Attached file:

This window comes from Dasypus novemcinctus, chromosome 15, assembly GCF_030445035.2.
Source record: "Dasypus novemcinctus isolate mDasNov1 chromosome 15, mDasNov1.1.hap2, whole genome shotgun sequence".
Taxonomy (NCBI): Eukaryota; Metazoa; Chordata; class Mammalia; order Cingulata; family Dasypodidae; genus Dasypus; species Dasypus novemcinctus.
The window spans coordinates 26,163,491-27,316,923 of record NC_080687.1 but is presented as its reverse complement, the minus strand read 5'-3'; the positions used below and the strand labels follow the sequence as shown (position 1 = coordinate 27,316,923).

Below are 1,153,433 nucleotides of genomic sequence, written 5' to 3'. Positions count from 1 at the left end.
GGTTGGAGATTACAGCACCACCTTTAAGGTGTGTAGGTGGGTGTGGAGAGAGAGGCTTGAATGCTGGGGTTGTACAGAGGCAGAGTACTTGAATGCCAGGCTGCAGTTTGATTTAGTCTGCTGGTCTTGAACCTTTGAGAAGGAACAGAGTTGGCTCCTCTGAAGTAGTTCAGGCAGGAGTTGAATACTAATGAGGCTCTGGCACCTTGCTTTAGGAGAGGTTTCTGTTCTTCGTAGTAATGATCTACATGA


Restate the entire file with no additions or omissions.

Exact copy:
This window comes from Dasypus novemcinctus, chromosome 15, assembly GCF_030445035.2.
Source record: "Dasypus novemcinctus isolate mDasNov1 chromosome 15, mDasNov1.1.hap2, whole genome shotgun sequence".
Taxonomy (NCBI): Eukaryota; Metazoa; Chordata; class Mammalia; order Cingulata; family Dasypodidae; genus Dasypus; species Dasypus novemcinctus.
The window spans coordinates 26,163,491-27,316,923 of record NC_080687.1 but is presented as its reverse complement, the minus strand read 5'-3'; the positions used below and the strand labels follow the sequence as shown (position 1 = coordinate 27,316,923).

Below are 1,153,433 nucleotides of genomic sequence, written 5' to 3'. Positions count from 1 at the left end.
GGTTGGAGATTACAGCACCACCTTTAAGGTGTGTAGGTGGGTGTGGAGAGAGAGGCTTGAATGCTGGGGTTGTACAGAGGCAGAGTACTTGAATGCCAGGCTGCAGTTTGATTTAGTCTGCTGGTCTTGAACCTTTGAGAAGGAACAGAGTTGGCTCCTCTGAAGTAGTTCAGGCAGGAGTTGAATACTAATGAGGCTCTGGCACCTTGCTTTAGGAGAGGTTTCTGTTCTTCGTAGTAATGATCTACATGA